– Davidmh
    Jul 12, 2016 at 19:48
  • $\begingroup$ I also have to add that the performance of virdis varies according to differnt screens. I have an old laptop and a new desktop hackintosh. The desktop hackintosh's virdis looks much better and clearer than the laptop. $\endgroup$
    – cqcn1991
    Jul 13, 2016 at 0:58
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    $\begingroup$ So, there is this example. Unfortunately, the original reference is in the blog abandonmatlab, that is now private. All the blogs that I could find cite the blog, but not the paper. If anyone finds it, I will be very glad. $\endgroup$
    – Davidmh
    Jul 13, 2016 at 10:58

You need the plot because you need to show data and you need a colormap because you know that the color you show will not be seen equally by all persons: any color is an interpretation through our visual perception.

Indeed, colors are subjective in the sense that they are interpreted by the brain (in the sense that a spectrum is transformed into a neural activity) into different levels of valence (or value) as a function of the colorbar given next to it. Your eyes will make a constant set of saccades to match the plot with the bar.

JET is to be banned because it is perceptually ambiguous. One first feature of colors in visual perception is its value, that is the total brightness, that acts as the most direct feature. However, this value is non-monotonic in JET, such that ONE value in brightness may induce different values in perception. This is in particular true for the blueiash - yellowish tone (and that most of the time those that correspond to zero values) which artificially "pop up" from an image. Check such curves on : brightness of different colormaps

Viridis (among other alternatives) is made to avoid that problem. You may read this full description for this choice, and how to adapt your colormap to the category of data to plot.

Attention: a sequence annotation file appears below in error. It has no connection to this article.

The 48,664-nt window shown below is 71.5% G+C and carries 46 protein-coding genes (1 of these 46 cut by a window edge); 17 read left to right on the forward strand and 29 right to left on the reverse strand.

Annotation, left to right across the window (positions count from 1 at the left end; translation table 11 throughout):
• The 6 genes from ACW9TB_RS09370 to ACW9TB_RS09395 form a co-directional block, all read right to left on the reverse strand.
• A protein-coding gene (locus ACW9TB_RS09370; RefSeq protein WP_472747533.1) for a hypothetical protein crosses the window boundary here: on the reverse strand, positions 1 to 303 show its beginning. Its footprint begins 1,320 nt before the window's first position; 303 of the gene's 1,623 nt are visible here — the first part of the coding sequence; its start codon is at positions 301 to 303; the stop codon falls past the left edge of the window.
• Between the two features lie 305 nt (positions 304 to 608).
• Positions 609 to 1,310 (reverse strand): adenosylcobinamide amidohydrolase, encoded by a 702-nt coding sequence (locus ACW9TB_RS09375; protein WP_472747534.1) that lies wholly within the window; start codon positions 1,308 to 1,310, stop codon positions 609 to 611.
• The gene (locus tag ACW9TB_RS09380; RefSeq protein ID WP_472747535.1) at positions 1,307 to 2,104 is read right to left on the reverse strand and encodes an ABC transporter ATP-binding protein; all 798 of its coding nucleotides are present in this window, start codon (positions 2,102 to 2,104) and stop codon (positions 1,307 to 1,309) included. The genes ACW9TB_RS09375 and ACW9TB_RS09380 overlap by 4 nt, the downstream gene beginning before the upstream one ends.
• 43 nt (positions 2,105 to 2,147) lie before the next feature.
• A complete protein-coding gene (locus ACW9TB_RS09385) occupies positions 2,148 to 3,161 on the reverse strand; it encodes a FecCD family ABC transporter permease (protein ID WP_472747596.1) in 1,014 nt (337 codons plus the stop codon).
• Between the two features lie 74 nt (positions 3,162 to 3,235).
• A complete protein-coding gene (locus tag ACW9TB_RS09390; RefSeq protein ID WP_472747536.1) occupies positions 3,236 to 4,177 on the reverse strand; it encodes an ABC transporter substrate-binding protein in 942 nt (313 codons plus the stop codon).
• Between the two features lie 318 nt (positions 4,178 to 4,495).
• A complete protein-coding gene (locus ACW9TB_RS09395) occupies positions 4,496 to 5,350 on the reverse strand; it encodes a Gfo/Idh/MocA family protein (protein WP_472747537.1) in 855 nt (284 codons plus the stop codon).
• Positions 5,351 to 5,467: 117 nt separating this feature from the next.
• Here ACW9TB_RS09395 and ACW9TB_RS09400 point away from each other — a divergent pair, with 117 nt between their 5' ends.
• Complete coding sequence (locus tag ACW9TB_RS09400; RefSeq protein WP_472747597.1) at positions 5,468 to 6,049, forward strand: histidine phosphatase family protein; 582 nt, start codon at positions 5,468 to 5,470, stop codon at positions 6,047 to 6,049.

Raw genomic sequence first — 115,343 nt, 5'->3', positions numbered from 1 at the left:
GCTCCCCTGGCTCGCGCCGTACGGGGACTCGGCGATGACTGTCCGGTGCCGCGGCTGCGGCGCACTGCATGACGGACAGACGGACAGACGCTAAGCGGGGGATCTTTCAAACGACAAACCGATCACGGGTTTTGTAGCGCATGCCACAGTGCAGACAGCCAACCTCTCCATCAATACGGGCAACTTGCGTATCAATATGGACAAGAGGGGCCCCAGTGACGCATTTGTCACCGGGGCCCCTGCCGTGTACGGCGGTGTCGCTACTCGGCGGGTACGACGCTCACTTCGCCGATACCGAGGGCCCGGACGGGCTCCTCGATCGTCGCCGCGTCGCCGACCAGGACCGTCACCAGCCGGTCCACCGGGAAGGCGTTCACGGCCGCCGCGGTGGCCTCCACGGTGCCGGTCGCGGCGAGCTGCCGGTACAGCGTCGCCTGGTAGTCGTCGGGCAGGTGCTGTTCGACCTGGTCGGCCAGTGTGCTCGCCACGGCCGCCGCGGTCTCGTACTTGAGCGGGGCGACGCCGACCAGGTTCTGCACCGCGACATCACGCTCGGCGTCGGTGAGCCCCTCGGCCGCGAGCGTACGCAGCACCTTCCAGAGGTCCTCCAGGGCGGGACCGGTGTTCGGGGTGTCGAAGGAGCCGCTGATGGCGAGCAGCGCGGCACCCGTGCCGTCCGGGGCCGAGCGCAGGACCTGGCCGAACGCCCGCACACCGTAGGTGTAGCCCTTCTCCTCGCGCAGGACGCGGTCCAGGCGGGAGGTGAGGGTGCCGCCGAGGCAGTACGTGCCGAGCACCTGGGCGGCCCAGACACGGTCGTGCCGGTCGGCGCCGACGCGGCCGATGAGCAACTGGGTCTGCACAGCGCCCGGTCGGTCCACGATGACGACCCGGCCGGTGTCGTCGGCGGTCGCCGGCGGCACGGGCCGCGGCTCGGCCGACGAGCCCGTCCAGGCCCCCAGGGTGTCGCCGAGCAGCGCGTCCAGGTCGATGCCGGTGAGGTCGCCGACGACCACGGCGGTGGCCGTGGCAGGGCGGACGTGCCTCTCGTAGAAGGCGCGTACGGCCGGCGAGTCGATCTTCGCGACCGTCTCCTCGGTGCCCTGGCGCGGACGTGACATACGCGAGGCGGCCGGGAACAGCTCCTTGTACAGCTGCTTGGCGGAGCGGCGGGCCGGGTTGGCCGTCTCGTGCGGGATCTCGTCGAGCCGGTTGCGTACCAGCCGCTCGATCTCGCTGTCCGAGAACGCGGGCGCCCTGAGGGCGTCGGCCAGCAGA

This should convince your supervisor.


There's several nice answers here already, but I think it's still pertinent to add another viewpoint, from the excellent paper

Good Colour Maps: How to Design Them. Peter Kovesi. arXiv:1509.03700 (2015). Software available here.

which lays out in a very clear fashion the principles of colour-map design, and provides a really nice tool to analyze them for perceptual uniformity:

enter image description here

This 'washboard' plot has a steady ramp from zero to one going left to right along the bottom, and the top of the plot has a sinusoidal modulation of uniform amplitude. For a properly-designed color map, all of the fringes at the top should show identical, or at least similar, contrast. However, when you put jet to the test, it is immediately obvious that this is not the case:

enter image description here

In other words, there are a ton of fringes, in the red and particularly the green stretches of jet, that get completely nuked out and become completely invisible, because the colour map simply does not have any contrast there. When you apply this to your data, the contrast in those regions will go the same way as the fringes. Similarly, the sharp contrasts along the bottom, on what should be a smooth linear scale, represent places where the map is introducing features that are not really present in the data.


The issue with using any kind of color scale to visually represent ordinal data is that of luminance monotonicity: that is to say, if you have data that satisfy some kind of ordering relationship, that relationship should be reflected not just by changes in hue, but by luminance. The problem with the "jet" color mapping is that the highest point in the mapping (corresponding to larger values) is given a red color, the middle range is given a yellow-green color, and the lowest is blue--but if we look at the perceived "brightness" (i.e., luminance) of those colors, it is clear that this mapping is not monotone. The other color mapping in your question fixes this defect.

The reason for this property should be obvious, not the least of which is the fact that if such figures are reproduced in grayscale, interpretability is not lost.